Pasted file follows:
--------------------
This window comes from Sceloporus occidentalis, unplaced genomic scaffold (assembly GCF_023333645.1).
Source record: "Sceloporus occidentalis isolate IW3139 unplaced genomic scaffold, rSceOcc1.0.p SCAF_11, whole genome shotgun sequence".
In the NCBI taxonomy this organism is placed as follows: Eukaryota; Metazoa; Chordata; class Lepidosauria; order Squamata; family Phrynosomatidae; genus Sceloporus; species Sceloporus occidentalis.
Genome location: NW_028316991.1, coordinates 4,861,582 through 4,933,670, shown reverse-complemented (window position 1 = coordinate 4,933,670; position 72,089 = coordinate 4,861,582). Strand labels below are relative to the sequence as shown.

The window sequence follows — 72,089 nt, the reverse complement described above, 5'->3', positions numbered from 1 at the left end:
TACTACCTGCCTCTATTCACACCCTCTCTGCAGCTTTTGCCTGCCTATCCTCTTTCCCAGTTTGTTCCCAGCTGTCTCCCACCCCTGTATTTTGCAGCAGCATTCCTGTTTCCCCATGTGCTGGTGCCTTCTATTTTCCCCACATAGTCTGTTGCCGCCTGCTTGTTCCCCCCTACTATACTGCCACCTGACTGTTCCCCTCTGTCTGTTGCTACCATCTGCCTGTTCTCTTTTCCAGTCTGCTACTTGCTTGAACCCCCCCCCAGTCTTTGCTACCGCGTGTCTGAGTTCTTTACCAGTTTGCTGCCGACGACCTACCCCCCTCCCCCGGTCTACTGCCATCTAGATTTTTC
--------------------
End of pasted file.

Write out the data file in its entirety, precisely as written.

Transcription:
This window comes from Sceloporus occidentalis, unplaced genomic scaffold (assembly GCF_023333645.1).
Source record: "Sceloporus occidentalis isolate IW3139 unplaced genomic scaffold, rSceOcc1.0.p SCAF_11, whole genome shotgun sequence".
In the NCBI taxonomy this organism is placed as follows: Eukaryota; Metazoa; Chordata; class Lepidosauria; order Squamata; family Phrynosomatidae; genus Sceloporus; species Sceloporus occidentalis.
Genome location: NW_028316991.1, coordinates 4,861,582 through 4,933,670, shown reverse-complemented (window position 1 = coordinate 4,933,670; position 72,089 = coordinate 4,861,582). Strand labels below are relative to the sequence as shown.

The window sequence follows — 72,089 nt, the reverse complement described above, 5'->3', positions numbered from 1 at the left end:
TACTACCTGCCTCTATTCACACCCTCTCTGCAGCTTTTGCCTGCCTATCCTCTTTCCCAGTTTGTTCCCAGCTGTCTCCCACCCCTGTATTTTGCAGCAGCATTCCTGTTTCCCCATGTGCTGGTGCCTTCTATTTTCCCCACATAGTCTGTTGCCGCCTGCTTGTTCCCCCCTACTATACTGCCACCTGACTGTTCCCCTCTGTCTGTTGCTACCATCTGCCTGTTCTCTTTTCCAGTCTGCTACTTGCTTGAACCCCCCCCCAGTCTTTGCTACCGCGTGTCTGAGTTCTTTACCAGTTTGCTGCCGACGACCTACCCCCCTCCCCCGGTCTACTGCCATCTAGATTTTTC